Josh Hale Fialkov and Andrea Sorrentino take readers back to the late 1500s to tell the tale of Andrew Bennett’s origin. On this fateful night a bloody encounter would transform him into the monster he is today; the vampire he is today.
I, Vampire #0 is an interesting beast. Of all the zero issues that I’ve read this month, it is in fact the one that is most decidedly an origin story, but it still raises enough questions to not seem disruptive in the series’ narrative as a whole. It goes all the way back to the beginning and gives us a solid look at what exactly happened the night Andrew became a vampire, but at the same time, it leaves the reader wondering more about the nature of Caine and his own past. I’m hoping Fialkov plans on expanding upon this a bit in the future.
The issue is probably one of the most well written of the series to day, and it truly evokes the feel of a classic horror comic without feeling dated like the original series does. Fialkov handles the exchange between Caine and Andrew very nicely, showing the devotion Andrew has to his love Mary while displaying his own strength and courage as a human against a demon. However, the scene that stands out the most is the first-person sequence when Andrew first turns. His first tastes of blood as nourishment and the way his thoughts react to the change are incredible and add a lot to the character.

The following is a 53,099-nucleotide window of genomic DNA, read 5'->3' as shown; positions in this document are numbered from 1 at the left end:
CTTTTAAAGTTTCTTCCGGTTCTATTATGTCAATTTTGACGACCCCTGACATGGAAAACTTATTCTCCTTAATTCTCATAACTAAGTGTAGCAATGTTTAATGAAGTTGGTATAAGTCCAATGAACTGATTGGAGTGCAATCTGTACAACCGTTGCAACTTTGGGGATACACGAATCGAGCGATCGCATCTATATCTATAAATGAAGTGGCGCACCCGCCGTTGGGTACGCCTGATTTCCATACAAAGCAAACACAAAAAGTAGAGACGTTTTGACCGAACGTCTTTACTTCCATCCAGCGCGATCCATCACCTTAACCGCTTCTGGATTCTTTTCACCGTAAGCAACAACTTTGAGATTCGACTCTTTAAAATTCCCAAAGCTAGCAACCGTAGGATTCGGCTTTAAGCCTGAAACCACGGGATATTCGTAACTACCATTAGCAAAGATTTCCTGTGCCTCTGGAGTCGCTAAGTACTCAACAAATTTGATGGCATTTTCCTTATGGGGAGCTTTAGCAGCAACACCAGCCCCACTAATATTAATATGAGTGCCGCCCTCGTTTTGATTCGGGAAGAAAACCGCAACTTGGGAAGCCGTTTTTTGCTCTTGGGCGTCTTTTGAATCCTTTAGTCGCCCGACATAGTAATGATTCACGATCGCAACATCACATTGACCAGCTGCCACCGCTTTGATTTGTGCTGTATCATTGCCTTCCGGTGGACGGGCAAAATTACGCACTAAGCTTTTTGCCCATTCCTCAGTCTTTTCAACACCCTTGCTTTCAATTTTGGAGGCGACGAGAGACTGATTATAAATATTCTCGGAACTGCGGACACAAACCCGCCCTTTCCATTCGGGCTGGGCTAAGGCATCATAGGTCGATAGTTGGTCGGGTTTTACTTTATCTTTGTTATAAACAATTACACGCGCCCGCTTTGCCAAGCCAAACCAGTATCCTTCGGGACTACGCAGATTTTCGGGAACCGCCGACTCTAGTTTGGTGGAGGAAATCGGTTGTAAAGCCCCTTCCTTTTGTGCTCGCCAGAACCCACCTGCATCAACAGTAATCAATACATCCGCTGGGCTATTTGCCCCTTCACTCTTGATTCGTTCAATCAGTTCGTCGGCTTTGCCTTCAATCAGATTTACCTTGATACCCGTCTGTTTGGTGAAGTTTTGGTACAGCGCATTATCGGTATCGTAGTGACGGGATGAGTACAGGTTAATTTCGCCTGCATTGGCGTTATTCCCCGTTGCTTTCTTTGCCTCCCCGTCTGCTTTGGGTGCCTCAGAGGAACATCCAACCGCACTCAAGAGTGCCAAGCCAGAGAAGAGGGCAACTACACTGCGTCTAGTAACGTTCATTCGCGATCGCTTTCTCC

Andrea Sorrentino, once again, illustrates a beautiful issue, but after several issues of vampires fighting nazi zombies in the desert, it’s a welcome return to the darker settings the series began in. Sorrentino’s forests are mysterious and beautiful, and his depictions of bloody violence add to the horror of this issue.
Overall, it’s another fantastic installment in this series, and it raises further questions to be answered about some of the cast. Hopefully, the title can stick around long enough to see these storylines visited because what Fialkov has been doing here is nothing short of genius.
GO Rating: 4/5